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Research

DTU Chemistry - Sophie Beeren

Supramolecular Chemistry

The broad area of research in the group is supramolecular chemistry and bioorganic chemistry. We are interested in understanding how molecules interact, how they recognise each other, how they fold and how they can assemble into larger, multi-component systems. Supramolecular chemistry focuses on the intermolecular interactions between molecules, such as hydrogen bonding, the hydrophobic effect, metal-ligand coordination, interactions and electrostatic effects. The goal of our research is to understand the role of non-covalent interaction in biological and chemical systems, to utilise supramolecular interactions to manipulate biological systems, and to take inspiration from biology to build new and complex chemical architectures, host-gest systems and adaptive materials.

Current areas of research include.
• Dynamic Covalent Chemistry
• Stimuli-Responsive Supramolecular Materials
• Systems Chemistry

Dynamic Covalent Chemistry

Dynamic covalent chemistry is a synthetic methodology that relies upon self-assembly under thermodynamic control to direct the synthesis of complex architectures. The concept is illustrated schematically below. Small molecule building blocks are reacted together via reversible covalent reactions to give dynamic equilibrium mixtures of cyclic or linear oligomers called dynamic covalent libraries (DCLs). If exposed to a template that interacts favourably with one of the library components, this product will be energetically stabilised by the binding interaction and thus the system will be driven towards its selective or preferential synthesis.

This methodology can be used to explore molecular recognition, to develop molecular receptors, to discover ligands for biomolecules and to engineer the synthesis of new materials. Current projects in this area are focused on the development of receptors for glycoprotein recognition and the non-traditional synthesis of oligosaccharides using reversible enzyme-catalysed reactions.

DTU Chemistry - Sophie Beeren

S. R. Beeren and J. K. M. Sanders, 2011, ‘Discovery of linear receptors for multiple dihydrogen phosphate ions using dynamic combinatorial chemistry’, J. Am. Chem. Soc., 133, 3804–3807.
S. R. Beeren, M. Pittelkow and J. K. M. Sanders, 2011, ‘From static to dynamic: escaping kinetic traps in hydrazone-based dynamic combinatorial libraries’, Chem. Commun., 47, 7359–7361.
S. L. Diemer, M. Kristensen, B. Rasmussen, S. R. Beeren and M. Pittelkow, 2015, ‘Simultaneous disulfide and boronic acid ester exchange in dynamic combinatorial libraries’, Int. J. Mol. Sci., 16, 218585-21872.

Stimuli-Responsive Supramolecular Materials

A stimuli-responsive material is one that adapts to its environment – the application of an external stimuli causes a change in the molecular or supramolecular structure of the material resulting in altered physical or chemical properties and function. External stimuli range from physical stimuli (e.g. temperature, light) to chemical stimuli (e.g. signalling molecules, ligands, receptors, pH) and biological stimuli (e.g. enzymes). Such ‘smart’ materials have huge potential in the area of nanomedicine, for transport and controlled delivery of active compounds, such as drugs and contrasts agents, and for responsive surfaces in biosensing and tissue engineering. Projects in this area aimed at the development of supramolecular probes for biomacromolecules, sensors, self-healing polymers and stimuli-responsive delivery systems.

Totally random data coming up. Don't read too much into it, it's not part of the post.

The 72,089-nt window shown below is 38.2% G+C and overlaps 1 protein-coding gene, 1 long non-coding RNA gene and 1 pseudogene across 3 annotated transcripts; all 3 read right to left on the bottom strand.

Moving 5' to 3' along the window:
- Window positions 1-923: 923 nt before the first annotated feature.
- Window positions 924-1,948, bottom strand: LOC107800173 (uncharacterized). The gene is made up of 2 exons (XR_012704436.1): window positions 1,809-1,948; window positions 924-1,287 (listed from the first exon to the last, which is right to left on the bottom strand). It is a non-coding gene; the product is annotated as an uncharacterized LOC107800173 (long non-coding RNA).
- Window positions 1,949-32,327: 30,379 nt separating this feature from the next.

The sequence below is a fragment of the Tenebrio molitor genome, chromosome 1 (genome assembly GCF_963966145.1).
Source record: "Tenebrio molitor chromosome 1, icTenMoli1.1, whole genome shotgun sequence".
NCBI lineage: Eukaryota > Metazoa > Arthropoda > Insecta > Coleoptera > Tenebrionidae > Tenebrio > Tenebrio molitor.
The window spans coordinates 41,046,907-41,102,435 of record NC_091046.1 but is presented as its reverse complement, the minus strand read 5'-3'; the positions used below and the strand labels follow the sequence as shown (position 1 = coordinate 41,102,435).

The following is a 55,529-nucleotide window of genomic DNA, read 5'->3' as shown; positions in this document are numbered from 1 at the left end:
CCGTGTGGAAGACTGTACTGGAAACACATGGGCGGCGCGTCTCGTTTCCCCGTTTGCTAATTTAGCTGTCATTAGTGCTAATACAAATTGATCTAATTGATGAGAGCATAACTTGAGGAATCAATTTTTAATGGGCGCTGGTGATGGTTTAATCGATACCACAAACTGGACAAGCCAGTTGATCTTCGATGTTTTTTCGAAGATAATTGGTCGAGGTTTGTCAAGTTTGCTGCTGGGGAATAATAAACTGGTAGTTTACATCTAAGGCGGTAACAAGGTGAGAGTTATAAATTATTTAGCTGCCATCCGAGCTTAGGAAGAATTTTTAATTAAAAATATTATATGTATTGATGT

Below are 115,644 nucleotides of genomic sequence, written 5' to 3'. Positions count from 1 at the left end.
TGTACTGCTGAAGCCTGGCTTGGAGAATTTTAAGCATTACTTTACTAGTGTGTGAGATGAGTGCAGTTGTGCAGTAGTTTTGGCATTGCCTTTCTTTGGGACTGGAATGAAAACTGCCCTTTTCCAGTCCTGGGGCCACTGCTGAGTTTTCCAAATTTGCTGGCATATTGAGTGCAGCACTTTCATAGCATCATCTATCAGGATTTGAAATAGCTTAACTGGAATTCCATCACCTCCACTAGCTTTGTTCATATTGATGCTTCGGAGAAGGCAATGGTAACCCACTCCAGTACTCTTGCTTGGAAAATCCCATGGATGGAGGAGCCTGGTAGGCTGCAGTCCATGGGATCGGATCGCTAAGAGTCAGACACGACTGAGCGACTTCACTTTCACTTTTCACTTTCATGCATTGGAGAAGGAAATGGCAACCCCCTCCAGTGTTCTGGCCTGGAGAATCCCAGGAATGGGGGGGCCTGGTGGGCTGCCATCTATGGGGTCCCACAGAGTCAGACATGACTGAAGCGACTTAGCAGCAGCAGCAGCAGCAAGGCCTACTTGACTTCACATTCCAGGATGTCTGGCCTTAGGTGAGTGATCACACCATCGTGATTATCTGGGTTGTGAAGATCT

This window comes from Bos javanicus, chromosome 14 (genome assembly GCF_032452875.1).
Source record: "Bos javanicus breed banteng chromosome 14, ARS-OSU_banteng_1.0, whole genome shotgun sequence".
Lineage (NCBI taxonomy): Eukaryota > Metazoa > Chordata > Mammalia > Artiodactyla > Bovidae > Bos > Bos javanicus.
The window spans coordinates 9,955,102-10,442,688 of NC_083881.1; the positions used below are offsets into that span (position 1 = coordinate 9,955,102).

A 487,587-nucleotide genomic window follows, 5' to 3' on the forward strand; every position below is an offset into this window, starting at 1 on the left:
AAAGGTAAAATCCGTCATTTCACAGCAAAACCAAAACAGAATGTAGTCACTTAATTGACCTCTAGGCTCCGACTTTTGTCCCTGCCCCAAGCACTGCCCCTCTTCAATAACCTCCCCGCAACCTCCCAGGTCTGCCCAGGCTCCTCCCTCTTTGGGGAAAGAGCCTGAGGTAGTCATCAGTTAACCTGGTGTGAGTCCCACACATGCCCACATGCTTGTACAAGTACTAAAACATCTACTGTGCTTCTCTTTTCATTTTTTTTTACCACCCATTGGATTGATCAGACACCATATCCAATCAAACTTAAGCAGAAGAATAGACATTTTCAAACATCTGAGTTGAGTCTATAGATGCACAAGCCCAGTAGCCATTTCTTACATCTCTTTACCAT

DTU Kemi - Sophie Beeren

S. R. Beeren and O. Hindsgaul, 2013, ‘Nature’s dendrimer: characterizing amylopectin as a multivalent host’, Angew. Chem., Int. Ed., 52, 11265-11268.
S. R. Beeren, S. Meier and O. Hindsgaul, 2013, ‘Probing helical hydrophobic binding sites in branched starch polysaccharides using NMR spectroscopy’, Chem. Eur. J., 19, 15314-15320.
S. R. Beeren and O. Hindsgaul, 2014, ‘A fluorescence assay that detects long branches in the starch polysaccharide amylopectin’ Chem. Commun., 50, 1530-1532.

Systems Chemistry

Molecules and molecular interactions in nature exist not in isolation, but within complex chemical networks. Nevertheless, chemists and biochemist typically investigate binding interactions on individual isolated compounds. Systems chemistry, which is the study of complex mixtures of interacting synthetic molecules is a new but increasingly important field. Advances in this field require the availability of analytical tools to resolve and distinguish individual components in a mixture and the availability of simple methods to simultaneously quantify multiple competing binding interactions in mixtures. Projects in this area are looking at ways to use supramolecular chemistry together with NMR spectroscopy to study mixtures of interacting molecules.

DTU Chemistry - Sophie Beeren

S. Meier and S. R. Beeren, 2014, ‘Simultaneous determination of binding constants for multiple carbohydrate hosts in complex mixtures’, J. Am. Chem. Soc., 136, 11284-11287
S. R. Beeren and S. Meier, 2015, Supramolecular chemical shift reagents inducing conformational transitions: NMR analysis of carbohydrate homooligomer mixtures’, Chem. Commun., 51, 3073-3076.








https://www.kemi.dtu.dk/english/Research/Organic-Inorganic-Chemistry/Kemisk_Biologi/SophieBeeren/Research
26 MAY 2020